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Publication numberUS7508968 B2
Publication typeGrant
Application numberUS 11/229,106
Publication dateMar 24, 2009
Filing dateSep 16, 2005
Priority dateSep 22, 2004
Fee statusLapsed
Also published asDE102005045179A1, US20060078181
Publication number11229106, 229106, US 7508968 B2, US 7508968B2, US-B2-7508968, US7508968 B2, US7508968B2
InventorsYunqiang Chen, Hongcheng Wang, Tong Fang, Jason Jenn-Kwei Tyan
Original AssigneeSiemens Medical Solutions Usa, Inc.
Export CitationBiBTeX, EndNote, RefMan
External Links: USPTO, USPTO Assignment, Espacenet
Image compounding based on independent noise constraint
US 7508968 B2
Abstract
A method and system for improving image quality by compounding a plurality of images to mitigate the effects of image noise. The method utilizes the independency between noise components for multiple image compounding. An effective measurement is designed to regularize the independency between noise in a traditional generative model based filtering framework, thereby enabling a more robust algorithmic solution to inaccurate signal/noise modeling. The method generally comprises selecting a plurality of images, calculating the residual error on each image; calculating the noise likelihood of each image, calculating the signal likelihood of the image, performing an independence analysis to regularize an independence constraint between the residual errors of the images, and summing the signal likelihood, noise likelihood and pairwise independency to approximate the joint independency between the residual errors.
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Claims(13)
1. A method for improving image quality by compounding a plurality of images using a computer to perform the steps of,
compounding a plurality of images 1 to M;
calculating a residual error on each of the plurality of images 1 to M;
calculating a noise likelihood of each image;
calculating a signal likelihood of a compound image;
calculating a pairwise independency between the residual errors of the plurality of images 1 to M;
and summing the signal likelihood, noise likelihood and pairwise independency to approximate a joint independency between the residual errors of the plurality images 1 to M, wherein a restoration result is determined as the compound image having noise removed according to the joint independency between the residual errors of the plurality of images 1 to M.
2. The method for improving image quality recited in claim 1, wherein the residual error is represented by {circumflex over (N)}i=Ii−=Ni+(S I), where {circumflex over (N)}i is the noise of each image, Ii is the image, and =(Ii + 2)/2 is the average intensity and S is the underlying signal.
3. The method for improving image quality recited in claim 2, wherein the signal likelihood is represented by a prior model Ps() and the noise likelihood is represented by prior models Pn 1 , Pn 2 .
4. The method for improving image quality recited in claim 3, further comprising introducing the independence constraint to improve restoration quality wherein an energy term regularizing the independence constraint between the residual errors of the images is represented by ei,j({circumflex over (N)}i,{circumflex over (N)}j)=∥E(h1({circumflex over (N)}i)h2({circumflex over (N)}j))−E(h1({circumflex over (N)}1))E(h2({circumflex over (N)}j ))∥2.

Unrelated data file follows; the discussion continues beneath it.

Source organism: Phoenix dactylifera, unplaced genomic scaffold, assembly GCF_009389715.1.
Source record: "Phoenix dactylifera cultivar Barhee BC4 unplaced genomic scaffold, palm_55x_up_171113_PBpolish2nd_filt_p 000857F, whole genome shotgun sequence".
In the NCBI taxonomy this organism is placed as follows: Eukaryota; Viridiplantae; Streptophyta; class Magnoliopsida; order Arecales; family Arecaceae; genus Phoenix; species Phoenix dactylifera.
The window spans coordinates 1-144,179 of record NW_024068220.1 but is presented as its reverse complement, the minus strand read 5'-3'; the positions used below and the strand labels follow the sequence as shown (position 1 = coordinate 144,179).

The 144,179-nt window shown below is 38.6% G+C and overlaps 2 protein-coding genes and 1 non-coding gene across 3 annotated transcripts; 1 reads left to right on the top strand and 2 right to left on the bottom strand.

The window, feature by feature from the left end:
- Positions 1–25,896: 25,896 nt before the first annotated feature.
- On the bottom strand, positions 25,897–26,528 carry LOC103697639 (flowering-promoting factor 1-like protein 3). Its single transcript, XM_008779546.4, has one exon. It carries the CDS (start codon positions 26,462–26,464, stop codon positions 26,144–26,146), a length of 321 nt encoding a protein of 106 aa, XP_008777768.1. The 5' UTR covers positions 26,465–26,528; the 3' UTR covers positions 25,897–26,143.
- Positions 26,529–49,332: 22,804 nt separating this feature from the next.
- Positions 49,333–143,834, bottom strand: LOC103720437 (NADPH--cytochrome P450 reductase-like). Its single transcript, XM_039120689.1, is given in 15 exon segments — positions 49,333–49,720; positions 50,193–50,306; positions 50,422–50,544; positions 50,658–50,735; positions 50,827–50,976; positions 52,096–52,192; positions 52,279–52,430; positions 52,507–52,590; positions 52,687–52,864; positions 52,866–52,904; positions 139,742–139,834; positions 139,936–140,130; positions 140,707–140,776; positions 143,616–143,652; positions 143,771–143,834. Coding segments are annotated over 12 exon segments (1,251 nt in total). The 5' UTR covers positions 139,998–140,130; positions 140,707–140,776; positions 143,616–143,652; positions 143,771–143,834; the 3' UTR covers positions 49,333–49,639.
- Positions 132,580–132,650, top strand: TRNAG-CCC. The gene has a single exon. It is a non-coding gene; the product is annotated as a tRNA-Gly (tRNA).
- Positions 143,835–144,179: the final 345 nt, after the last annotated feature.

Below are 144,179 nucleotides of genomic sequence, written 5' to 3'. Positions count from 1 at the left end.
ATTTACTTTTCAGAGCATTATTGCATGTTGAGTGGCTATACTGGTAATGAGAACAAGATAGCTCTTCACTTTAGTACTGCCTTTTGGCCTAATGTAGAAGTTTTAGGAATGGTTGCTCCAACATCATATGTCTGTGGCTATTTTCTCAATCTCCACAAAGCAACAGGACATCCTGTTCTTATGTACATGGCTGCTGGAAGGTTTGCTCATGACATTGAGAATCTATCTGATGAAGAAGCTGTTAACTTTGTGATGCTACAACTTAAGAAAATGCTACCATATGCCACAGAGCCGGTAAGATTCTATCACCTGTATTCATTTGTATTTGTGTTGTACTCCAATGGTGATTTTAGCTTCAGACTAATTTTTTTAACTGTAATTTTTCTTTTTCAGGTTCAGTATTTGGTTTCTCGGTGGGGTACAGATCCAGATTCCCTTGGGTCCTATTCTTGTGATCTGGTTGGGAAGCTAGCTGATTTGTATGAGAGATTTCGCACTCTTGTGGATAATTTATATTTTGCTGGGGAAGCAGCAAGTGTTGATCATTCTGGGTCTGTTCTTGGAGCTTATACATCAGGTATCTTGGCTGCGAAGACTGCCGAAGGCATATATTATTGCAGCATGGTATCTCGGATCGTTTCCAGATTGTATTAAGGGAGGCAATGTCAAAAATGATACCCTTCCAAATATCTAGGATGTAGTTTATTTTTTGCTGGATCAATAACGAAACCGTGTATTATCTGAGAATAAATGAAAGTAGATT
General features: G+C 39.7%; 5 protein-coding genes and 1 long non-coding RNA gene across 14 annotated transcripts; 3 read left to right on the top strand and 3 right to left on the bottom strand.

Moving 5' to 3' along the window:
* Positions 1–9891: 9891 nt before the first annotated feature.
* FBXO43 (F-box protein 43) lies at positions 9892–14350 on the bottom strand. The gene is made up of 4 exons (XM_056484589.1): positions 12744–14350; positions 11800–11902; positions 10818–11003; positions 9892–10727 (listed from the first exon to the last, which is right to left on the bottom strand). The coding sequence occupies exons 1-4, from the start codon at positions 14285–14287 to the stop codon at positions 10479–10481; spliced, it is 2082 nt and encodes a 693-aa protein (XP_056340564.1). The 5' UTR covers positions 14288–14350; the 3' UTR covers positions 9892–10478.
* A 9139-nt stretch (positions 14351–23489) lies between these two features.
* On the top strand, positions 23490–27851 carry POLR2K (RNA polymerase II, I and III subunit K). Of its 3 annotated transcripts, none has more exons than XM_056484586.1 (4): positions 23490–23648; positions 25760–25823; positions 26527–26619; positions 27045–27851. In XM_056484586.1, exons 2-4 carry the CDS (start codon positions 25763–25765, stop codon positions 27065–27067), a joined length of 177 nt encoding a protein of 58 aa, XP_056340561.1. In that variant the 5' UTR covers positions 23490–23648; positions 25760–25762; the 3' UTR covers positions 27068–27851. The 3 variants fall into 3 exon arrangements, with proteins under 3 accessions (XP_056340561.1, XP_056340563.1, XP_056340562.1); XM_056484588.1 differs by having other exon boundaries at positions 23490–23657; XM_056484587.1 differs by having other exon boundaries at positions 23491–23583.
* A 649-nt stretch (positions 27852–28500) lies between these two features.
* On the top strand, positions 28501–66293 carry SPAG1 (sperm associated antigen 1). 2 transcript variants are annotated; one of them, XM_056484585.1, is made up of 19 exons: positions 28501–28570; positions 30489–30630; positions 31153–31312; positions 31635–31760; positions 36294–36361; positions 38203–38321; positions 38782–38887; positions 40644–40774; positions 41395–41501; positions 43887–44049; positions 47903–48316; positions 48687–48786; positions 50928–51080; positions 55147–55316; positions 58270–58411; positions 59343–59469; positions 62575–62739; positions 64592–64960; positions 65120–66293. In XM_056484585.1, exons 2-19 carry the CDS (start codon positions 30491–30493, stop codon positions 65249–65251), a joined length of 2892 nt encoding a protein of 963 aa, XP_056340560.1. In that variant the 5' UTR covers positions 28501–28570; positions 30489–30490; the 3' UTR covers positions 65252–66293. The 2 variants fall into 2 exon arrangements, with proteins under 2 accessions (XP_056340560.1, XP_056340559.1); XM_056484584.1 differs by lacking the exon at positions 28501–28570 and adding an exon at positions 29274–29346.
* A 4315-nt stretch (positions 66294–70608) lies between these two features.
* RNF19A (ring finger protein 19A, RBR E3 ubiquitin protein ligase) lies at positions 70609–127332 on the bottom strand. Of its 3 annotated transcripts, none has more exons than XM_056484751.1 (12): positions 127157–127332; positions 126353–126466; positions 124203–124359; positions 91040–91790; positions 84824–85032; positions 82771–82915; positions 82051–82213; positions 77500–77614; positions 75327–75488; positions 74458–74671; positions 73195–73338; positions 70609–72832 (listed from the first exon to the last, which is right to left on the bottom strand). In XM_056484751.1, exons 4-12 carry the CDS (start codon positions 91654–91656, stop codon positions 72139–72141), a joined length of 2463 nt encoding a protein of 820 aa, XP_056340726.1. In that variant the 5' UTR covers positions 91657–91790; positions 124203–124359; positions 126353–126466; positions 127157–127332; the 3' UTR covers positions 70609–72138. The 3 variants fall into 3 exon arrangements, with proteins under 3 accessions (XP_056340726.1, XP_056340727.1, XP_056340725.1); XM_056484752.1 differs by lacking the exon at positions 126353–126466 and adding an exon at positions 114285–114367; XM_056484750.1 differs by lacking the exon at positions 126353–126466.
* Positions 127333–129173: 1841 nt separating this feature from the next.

5. The method for improving image quality as recited in claim 4, wherein summing the signal the likelihood, noise likelihood and pairwise independency to approximate the joint independency between the residual errors is represented by
I = arg min I ^ C ( I ^ ) = arg min I ^ ( λ 0 ( I 1 - I ^ ) 2 + i N λ i ( I 2 - I ^ ) 2 + λ N + 1 j = 1 N - 1 k = j + 1 N e j , k ) .
6. The method for improving image quality as recited in claim 5, further comprising the steps of iteratively optimizing I(k+l) to maximize the likelihood and independence between residual errors.
7. A computer readable medium embodying instructions executable by a processor to perform a method for improving image quality by compounding a plurality of images, by:
compounding a plurality of images 1 to M;
calculating a residual error on each of the plurality of images 1 to M;
calculating a noise likelihood of each image;
calculating a signal likelihood of a compound image;
calculating a pairwise independency between the residual errors of the plurality of images 1 to M;
and summing the signal likelihood, noise likelihood and pairwise independency to approximate a joint independency between the residual errors of the plurality of image 1 to M, wherein a restoration result is determined as the compound image having noise removed according to the joint independency between the residual errors of the plurality of image 1 to M.
8. The computer readable medium recited in claim 7, wherein the residual error is represented by (equation) where N (sub i) is the noise of each image, I(sub i)is the image, and I =(I1+I2)/2 is the average intensity and S is the underlying signal.
9. The computer readable medium recited in claim 8 wherein the signal likelihood is represented by a prior model Ps({circumflex over (l)}) and the noise likelihood is represented by prior models PN 1 , PN 2 .
10. The computer readable medium recited in claim 9, further comprising introducing the independence constraint to improve restoration quality wherein an energy term regularizing the independence constraint between the residual errors of the images is represented by ei,j({circumflex over (N)}i,{circumflex over (N)}j)=∥E(h1({circumflex over (N)}i)h2({circumflex over (N)}j))−E(h1({circumflex over (N)}1))E(h2({circumflex over (N)}j ))∥2.
11. The computer readable medium recited in claim 10, wherein summing the signal likelihood, noise likelihood and pairwise independency to approximate the joint independency between the residual errors is represented by